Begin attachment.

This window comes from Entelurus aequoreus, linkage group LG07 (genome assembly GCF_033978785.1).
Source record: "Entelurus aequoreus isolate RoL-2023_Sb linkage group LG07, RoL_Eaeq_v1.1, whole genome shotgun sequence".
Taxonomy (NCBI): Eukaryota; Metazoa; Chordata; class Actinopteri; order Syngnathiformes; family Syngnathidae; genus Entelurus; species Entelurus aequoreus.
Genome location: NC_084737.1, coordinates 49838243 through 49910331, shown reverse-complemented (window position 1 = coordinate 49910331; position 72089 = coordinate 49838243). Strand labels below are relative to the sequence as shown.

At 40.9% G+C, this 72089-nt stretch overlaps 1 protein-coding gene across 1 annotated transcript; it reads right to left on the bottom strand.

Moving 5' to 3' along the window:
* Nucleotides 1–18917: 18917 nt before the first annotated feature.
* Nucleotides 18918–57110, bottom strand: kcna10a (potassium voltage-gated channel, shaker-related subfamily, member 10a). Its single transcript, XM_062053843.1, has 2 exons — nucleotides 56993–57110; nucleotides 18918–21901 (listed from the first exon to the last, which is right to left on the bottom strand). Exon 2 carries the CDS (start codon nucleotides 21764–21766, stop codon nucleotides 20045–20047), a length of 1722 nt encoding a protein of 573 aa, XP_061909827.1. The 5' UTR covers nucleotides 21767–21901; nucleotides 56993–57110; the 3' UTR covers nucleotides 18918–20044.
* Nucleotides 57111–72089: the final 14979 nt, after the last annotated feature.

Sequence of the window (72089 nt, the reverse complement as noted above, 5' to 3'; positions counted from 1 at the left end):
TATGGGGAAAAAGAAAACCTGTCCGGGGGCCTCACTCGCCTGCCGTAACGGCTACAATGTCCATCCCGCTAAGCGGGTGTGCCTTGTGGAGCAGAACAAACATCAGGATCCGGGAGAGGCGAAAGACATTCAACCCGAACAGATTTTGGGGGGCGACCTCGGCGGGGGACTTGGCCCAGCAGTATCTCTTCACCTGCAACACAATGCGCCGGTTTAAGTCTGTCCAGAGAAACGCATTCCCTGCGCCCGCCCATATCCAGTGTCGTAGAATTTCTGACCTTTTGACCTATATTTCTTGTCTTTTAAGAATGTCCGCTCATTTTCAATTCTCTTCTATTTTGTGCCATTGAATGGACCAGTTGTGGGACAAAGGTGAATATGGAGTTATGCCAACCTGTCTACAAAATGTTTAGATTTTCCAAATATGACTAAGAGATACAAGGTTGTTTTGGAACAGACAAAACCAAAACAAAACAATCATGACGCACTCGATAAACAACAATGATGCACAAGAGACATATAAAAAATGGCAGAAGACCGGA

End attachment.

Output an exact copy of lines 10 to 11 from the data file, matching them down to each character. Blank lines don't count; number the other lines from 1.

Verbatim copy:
Sequence of the window (72089 nt, the reverse complement as noted above, 5' to 3'; positions counted from 1 at the left end):
TATGGGGAAAAAGAAAACCTGTCCGGGGGCCTCACTCGCCTGCCGTAACGGCTACAATGTCCATCCCGCTAAGCGGGTGTGCCTTGTGGAGCAGAACAAACATCAGGATCCGGGAGAGGCGAAAGACATTCAACCCGAACAGATTTTGGGGGGCGACCTCGGCGGGGGACTTGGCCCAGCAGTATCTCTTCACCTGCAACACAATGCGCCGGTTTAAGTCTGTCCAGAGAAACGCATTCCCTGCGCCCGCCCATATCCAGTGTCGTAGAATTTCTGACCTTTTGACCTATATTTCTTGTCTTTTAAGAATGTCCGCTCATTTTCAATTCTCTTCTATTTTGTGCCATTGAATGGACCAGTTGTGGGACAAAGGTGAATATGGAGTTATGCCAACCTGTCTACAAAATGTTTAGATTTTCCAAATATGACTAAGAGATACAAGGTTGTTTTGGAACAGACAAAACCAAAACAAAACAATCATGACGCACTCGATAAACAACAATGATGCACAAGAGACATATAAAAAATGGCAGAAGACCGGA